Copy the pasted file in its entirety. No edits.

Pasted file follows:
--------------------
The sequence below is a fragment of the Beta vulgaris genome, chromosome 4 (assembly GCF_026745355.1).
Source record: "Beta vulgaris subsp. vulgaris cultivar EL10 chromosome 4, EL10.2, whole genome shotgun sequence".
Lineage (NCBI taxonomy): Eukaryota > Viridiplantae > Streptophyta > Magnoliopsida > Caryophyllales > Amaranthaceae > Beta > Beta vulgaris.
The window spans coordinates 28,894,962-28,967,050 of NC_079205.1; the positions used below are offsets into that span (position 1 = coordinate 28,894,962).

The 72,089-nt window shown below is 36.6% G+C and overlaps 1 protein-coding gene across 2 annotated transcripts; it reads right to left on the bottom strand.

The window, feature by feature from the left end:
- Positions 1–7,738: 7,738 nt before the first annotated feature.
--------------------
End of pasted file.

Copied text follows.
The sequence below is a fragment of the Beta vulgaris genome, chromosome 4 (assembly GCF_026745355.1).
Source record: "Beta vulgaris subsp. vulgaris cultivar EL10 chromosome 4, EL10.2, whole genome shotgun sequence".
Lineage (NCBI taxonomy): Eukaryota > Viridiplantae > Streptophyta > Magnoliopsida > Caryophyllales > Amaranthaceae > Beta > Beta vulgaris.
The window spans coordinates 28,894,962-28,967,050 of NC_079205.1; the positions used below are offsets into that span (position 1 = coordinate 28,894,962).

The 72,089-nt window shown below is 36.6% G+C and overlaps 1 protein-coding gene across 2 annotated transcripts; it reads right to left on the bottom strand.

The window, feature by feature from the left end:
- Positions 1–7,738: 7,738 nt before the first annotated feature.